The Guyana Private Schools United turned out for the second week to protest the government’s implementation of VAT on private tuition fees, but this time the group took their grievances to the Ministry of Education’s head office on Brickdam.
The crowd comprised mostly students, local and foreign alike, who, along with parents and the schools’ administrative staff, lined off on each side of the street where the ministry’s buildings are located, as they picketed for the removal of the tax from tuition fees.
“I am protesting with the other parents because we are sending our children to Islamic School, we want them to learn Islamic studies. We want them to learn Arabic, Qur’an and other Islamic studies. The other schools are not going to teach those morals to our kids, so because we choose to send our children to private school that doesn’t mean you need to tax us and VAT us, we’re already paying for it, why are you VATing us on it?” Jomana Cyrus, parent of a student attending the Isa Islamic School expressed.
Principal of the Isa Islamic School Akram Hussain called the education tax a “wicked, evil imposition” by the government, one that has “shackled private schools.”
He said the proprietors of private institutions are helping the government to carry out its mandate in delivering education to citizens and as such, should be greeted with support, rather than being penalized.
“None of the private schools receive any form of subsidy from the government, whether it be text books, lab equipment, or otherwise. We’re educating the sons and daughters of Guyana and we should be supported,” he said.
“We might not have students here from high school or primary school but this extends far beyond that. It extends to anybody who wants to get a higher education, Rakesh Latchana of Ram and McRae stated, adding that the tax is discouraging the development of human resources and reducing access to higher education.
Several who spoke with this media house viewed the VAT as a barrier to the country’s development, one which will dissuade Guyanese from investing in their own educational pursuits, as well as the foreigners who choose these shores to further their studies.
“… Most of us from Texila are not even from Guyana and us coming here builds the country, bringing in foreign currency, so doing this is actually hampering the development of Guyana, Colleen Millaneise, a Jamaican, first year medical student at the Texila University stated.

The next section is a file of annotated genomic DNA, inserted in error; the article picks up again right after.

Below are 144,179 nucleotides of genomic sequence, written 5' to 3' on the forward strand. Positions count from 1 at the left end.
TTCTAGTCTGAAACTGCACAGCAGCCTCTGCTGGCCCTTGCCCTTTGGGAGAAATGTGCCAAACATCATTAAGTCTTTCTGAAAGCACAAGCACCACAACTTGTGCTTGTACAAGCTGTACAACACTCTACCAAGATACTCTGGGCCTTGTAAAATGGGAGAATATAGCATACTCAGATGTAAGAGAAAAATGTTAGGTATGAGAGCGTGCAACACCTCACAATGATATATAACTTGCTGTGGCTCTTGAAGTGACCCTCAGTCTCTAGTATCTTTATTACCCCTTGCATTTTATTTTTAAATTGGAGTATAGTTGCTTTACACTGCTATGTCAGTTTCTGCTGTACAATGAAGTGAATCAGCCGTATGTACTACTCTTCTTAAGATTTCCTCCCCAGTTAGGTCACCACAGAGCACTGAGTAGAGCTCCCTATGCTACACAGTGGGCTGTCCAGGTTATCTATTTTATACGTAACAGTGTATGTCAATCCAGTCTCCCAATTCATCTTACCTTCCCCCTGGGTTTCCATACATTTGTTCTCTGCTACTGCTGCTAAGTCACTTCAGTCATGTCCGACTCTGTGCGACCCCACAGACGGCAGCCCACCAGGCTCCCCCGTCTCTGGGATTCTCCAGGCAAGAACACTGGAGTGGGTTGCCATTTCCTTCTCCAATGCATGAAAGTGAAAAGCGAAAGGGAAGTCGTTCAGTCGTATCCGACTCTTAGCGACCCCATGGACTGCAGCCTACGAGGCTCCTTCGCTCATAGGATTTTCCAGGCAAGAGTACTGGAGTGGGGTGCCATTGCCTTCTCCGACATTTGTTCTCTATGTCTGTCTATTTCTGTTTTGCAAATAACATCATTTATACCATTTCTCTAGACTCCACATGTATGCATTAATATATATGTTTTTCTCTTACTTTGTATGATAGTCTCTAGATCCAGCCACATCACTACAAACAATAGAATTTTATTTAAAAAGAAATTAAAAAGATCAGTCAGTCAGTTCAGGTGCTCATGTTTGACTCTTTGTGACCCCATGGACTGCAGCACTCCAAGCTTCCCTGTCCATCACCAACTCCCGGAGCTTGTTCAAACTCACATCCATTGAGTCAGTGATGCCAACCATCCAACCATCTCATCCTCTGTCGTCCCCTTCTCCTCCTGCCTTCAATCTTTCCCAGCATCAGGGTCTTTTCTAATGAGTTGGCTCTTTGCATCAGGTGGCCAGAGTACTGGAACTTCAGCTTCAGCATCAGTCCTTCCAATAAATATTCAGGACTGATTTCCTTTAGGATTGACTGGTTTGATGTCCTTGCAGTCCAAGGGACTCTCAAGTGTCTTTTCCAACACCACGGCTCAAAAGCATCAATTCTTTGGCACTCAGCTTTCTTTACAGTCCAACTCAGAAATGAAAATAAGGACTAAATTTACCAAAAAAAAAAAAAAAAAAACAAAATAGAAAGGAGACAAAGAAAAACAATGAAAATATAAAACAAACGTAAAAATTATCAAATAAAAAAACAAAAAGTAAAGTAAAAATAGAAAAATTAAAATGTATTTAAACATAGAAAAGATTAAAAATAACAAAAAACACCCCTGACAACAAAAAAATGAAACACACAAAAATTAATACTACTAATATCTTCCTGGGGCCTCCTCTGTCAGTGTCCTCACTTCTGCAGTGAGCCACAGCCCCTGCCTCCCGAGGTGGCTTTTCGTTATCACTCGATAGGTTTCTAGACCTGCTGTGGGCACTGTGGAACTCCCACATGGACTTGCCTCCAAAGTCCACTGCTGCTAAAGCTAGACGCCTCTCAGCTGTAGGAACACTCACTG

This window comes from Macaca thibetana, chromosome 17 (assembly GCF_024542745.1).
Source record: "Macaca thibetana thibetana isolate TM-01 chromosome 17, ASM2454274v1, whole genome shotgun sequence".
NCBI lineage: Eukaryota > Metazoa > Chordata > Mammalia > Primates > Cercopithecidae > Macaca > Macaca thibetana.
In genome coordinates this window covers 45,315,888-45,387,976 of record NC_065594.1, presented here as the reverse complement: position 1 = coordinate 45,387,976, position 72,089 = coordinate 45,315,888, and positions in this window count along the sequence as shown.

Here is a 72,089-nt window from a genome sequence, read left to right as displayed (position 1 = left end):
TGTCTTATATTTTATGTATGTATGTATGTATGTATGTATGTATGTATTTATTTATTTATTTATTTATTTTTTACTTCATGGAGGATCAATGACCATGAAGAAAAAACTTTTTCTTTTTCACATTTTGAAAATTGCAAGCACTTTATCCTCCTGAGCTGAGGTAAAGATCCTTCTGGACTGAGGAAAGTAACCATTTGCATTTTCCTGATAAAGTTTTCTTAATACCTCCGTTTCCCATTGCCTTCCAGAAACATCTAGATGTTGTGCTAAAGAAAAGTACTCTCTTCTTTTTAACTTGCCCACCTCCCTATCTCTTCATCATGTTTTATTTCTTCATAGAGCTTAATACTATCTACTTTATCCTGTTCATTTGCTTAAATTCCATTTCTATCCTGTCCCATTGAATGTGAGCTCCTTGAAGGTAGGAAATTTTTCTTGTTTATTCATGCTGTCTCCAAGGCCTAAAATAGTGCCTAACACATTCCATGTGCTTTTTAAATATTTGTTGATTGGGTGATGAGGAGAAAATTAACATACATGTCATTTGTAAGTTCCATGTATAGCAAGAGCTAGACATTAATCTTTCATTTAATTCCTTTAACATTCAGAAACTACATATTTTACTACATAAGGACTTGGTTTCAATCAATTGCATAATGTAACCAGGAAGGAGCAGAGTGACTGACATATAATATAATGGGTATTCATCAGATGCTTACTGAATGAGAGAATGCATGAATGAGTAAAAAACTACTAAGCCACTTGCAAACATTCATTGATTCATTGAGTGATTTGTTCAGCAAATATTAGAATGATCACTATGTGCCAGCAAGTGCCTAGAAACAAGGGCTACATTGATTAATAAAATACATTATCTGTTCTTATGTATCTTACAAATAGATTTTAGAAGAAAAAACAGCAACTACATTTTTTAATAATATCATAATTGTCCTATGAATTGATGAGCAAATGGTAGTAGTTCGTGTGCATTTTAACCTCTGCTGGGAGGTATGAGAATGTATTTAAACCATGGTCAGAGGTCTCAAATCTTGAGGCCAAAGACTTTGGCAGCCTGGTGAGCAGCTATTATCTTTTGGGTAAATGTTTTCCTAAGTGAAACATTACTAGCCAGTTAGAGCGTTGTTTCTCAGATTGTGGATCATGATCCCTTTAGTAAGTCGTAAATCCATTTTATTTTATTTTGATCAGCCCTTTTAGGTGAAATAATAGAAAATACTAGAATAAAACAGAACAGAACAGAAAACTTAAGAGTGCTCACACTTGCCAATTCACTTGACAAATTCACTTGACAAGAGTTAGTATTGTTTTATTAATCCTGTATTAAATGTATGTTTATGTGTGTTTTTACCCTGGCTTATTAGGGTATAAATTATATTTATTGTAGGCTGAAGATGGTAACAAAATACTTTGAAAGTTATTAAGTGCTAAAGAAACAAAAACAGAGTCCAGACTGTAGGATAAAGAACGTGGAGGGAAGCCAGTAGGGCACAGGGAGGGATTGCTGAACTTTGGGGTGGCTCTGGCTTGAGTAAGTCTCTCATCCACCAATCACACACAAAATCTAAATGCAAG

Millaneise was one of a group of perhaps more than a dozen foreign students from the university who stood on yesterday’s protest line.
Students of the Art Williams and Harry Wendt Aeronautical School were also in attendance, with their spokesperson Yograj Raghunauth raising concerns as to how the school, which he addressed as “one of the premier institutions within the entire Caribbean,” will be perceived by outsiders.
“Look at the image that you’re sending on the school and on Guyana… Our school is the only school that does aeronautical engineering within Guyana, many kids from the Caribbean and other countries come here to do aeronautical engineering, why tax that?” Raghunauth questioned, noting that on average, a student would have to pay nearly $10,000 a month in tax on the school fees.
“I don’t really think it’s a good idea for them to put VAT on education because the government does not have a public aeronautical engineering school. You want to tax education? Fine. Then get a public aeronautical engineering school for us because we don’t have a choice, we have to go to the school, we have to pay the tax.”
Meanwhile, Attorney Christopher Ram of Ram and McRae, expressed that contrary to what people might believe, University of Guyana students will also be at risk of paying the tax on their tuition. “The notion that VAT is not payable on University of Guyana school fees is extremely incorrect and it needs to be addressed,” he said.
“I am sympathetic to the cause of this group here that is protesting the VAT on education. I can understand the Minister of Finance’s need for revenue but I think there are many, many options open to him that would be far more productive, I think this is one of the least good ways to approach the raising of revenue. To tax education is absolutely historical, it has never happened, no service tax, no sort of expenditure tax on education, this is absolutely unprecedented.”
Prema Roopnarine, a committee member of the Guyana Private Schools United, related that correspondence was sent to the President, the Prime Minister, and the ministers of Finance and Education about three weeks ago, and the group was informed that a meeting would be scheduled. They are still awaiting that opportunity for discourse.
Private education became subject to VAT on February 1, following the removal of zero-rated items as a measure of the 2017 national budget.
Minister of Finance Winston Jordan said earlier this month that only private schools that earn more than $15 million a year and are registered for VAT will be expected to charge the tax, which is not being applied to education or educational supplies, but to tuition fees payable to private schools.